McAleenan, acting Homeland Security secretary, stepping down

President Donald Trump said Friday that Kevin McAleenan was stepping down as the acting secretary of Homeland Security.

Trump said McAleenan wanted to spend more time with his family and go to the private sector.

"We have worked well together with Border Crossings being Way down," Trump tweeted.

His departure creates yet another top-level vacancy in Trump's Cabinet — at the department responsible not only for immigration enforcement but also for helping states secure elections.

McAleenan said in a subsequent tweet that he wanted to thank the president for his support and that he'd work with the Department of Homeland Security on a smooth transition.

He took over in April after Secretary Kirstjen Nielsen quit, and he was the fourth person to lead the department in two years. Trump hasn't named anyone to the job yet — the acting deputy is David Pekoske, the head of the Transportation Security Administration.

McAleenan, a longtime U.S. Customs and Border Protection official, was seen as a level head who could effectively manage the border crisis, but like many other former administration officials who came before, Trump eventually soured on him.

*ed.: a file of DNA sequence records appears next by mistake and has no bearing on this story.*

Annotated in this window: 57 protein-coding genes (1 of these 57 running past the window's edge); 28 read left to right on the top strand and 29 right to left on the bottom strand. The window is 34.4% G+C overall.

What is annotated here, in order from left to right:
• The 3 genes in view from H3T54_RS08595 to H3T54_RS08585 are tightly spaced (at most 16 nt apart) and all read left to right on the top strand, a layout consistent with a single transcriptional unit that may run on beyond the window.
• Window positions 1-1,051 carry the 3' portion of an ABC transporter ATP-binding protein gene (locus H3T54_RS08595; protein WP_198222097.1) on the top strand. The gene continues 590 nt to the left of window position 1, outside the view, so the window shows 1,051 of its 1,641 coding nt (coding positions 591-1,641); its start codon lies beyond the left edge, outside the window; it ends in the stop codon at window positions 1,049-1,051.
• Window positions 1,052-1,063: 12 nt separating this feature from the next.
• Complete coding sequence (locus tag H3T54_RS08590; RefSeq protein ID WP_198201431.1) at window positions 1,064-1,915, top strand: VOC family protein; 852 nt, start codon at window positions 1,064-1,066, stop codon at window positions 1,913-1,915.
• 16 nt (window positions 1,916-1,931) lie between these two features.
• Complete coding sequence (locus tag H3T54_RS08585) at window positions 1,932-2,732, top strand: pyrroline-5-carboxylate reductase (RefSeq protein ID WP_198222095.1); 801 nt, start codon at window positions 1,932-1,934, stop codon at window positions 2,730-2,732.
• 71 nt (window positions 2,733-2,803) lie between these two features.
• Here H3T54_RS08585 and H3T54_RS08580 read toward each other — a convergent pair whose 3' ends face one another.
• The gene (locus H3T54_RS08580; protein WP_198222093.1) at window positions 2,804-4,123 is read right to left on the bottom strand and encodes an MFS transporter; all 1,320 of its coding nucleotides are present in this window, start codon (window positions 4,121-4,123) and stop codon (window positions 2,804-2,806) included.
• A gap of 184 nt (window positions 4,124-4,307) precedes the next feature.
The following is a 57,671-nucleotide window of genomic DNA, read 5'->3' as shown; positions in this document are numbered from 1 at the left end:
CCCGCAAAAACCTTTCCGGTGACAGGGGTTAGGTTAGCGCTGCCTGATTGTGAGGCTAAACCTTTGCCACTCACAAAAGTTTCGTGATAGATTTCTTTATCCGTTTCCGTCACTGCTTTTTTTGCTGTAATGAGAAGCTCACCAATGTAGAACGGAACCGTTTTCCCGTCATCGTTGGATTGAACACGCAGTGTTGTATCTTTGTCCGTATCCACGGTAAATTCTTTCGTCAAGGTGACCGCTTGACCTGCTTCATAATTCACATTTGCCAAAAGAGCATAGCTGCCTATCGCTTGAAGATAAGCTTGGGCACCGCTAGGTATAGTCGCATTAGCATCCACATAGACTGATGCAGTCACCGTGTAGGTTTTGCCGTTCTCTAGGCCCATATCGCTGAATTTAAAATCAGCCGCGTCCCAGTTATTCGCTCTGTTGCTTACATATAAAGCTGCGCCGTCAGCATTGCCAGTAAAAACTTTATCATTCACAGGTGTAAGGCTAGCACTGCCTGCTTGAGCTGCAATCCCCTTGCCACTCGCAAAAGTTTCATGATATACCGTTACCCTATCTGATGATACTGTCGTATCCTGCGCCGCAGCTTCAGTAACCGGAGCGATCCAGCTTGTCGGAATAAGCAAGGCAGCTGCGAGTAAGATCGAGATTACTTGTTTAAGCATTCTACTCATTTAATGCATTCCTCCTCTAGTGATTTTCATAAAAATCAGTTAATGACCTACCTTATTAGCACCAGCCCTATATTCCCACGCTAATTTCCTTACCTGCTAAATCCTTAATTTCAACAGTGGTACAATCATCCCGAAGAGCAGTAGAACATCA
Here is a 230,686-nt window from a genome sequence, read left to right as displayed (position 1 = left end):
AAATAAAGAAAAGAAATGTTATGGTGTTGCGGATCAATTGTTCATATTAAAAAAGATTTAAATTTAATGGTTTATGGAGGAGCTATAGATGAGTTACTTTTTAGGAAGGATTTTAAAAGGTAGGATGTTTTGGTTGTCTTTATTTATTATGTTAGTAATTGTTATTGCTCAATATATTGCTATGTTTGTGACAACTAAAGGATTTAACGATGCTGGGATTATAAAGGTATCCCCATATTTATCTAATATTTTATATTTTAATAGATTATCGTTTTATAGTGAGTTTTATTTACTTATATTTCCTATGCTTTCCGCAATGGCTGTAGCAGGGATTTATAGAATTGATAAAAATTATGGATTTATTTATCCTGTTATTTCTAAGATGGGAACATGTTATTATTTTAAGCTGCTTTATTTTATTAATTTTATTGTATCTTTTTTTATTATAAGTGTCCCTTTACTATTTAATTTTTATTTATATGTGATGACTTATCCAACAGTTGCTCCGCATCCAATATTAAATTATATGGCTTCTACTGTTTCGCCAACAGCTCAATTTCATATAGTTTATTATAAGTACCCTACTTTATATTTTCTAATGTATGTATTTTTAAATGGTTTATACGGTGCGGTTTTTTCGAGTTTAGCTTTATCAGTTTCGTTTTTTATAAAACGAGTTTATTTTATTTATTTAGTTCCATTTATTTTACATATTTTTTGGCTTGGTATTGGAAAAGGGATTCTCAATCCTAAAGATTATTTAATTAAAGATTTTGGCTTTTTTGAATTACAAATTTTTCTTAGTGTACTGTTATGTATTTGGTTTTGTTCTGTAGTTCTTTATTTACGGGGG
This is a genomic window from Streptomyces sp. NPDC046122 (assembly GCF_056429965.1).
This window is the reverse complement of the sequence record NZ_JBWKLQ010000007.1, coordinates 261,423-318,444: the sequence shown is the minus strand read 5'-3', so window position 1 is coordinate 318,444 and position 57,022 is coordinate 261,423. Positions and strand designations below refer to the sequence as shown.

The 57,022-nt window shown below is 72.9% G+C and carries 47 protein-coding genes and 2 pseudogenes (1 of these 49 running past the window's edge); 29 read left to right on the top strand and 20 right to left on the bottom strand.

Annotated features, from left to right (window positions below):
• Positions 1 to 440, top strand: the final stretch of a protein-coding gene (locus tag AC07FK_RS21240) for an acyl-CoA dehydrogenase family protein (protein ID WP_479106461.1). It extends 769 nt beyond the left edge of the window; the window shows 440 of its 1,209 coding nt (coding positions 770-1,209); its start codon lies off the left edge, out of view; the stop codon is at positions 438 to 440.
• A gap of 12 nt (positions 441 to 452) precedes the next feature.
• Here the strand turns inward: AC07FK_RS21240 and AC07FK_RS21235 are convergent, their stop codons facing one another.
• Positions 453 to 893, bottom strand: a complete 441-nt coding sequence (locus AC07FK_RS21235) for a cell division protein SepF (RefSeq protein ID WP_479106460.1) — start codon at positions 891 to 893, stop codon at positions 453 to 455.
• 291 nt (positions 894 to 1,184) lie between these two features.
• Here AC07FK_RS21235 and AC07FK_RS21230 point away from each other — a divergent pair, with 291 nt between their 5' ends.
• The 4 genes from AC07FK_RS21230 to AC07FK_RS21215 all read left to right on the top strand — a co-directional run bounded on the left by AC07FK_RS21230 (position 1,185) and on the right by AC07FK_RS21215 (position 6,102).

His tenure was marked by internal squabbling and jockeying by others in the department vying for top jobs, all playing out against a backdrop of outrage and horror amid reports of children being held in squalid conditions and images of those who perished trying to make the trek.

U.S. acting Homeland Security Secretary Kevin McAleenan briefs President Donald Trump about Hurricane Dorian in the Oval Office at the White House September 04, 2019 in Washington, DC. Trump was also briefed by U.S. Coast Guard Admiral Karl Schultz a

The 240,000-person department is tasked with election security and cybersecurity, disaster response and even the Secret Service. But for Trump, the Department of Homeland Security means one thing: immigration. The president's signature issue makes the department his focus and his ire. Balancing a White House eager to push major changes with the reality on the ground is a constant challenge.

McAleenan, who has years of experience with border issues, was seen initially in Trump's circle as someone who could get control over the crisis, despite his stance as a moderate who pushed for aid to be restored to Central American nations.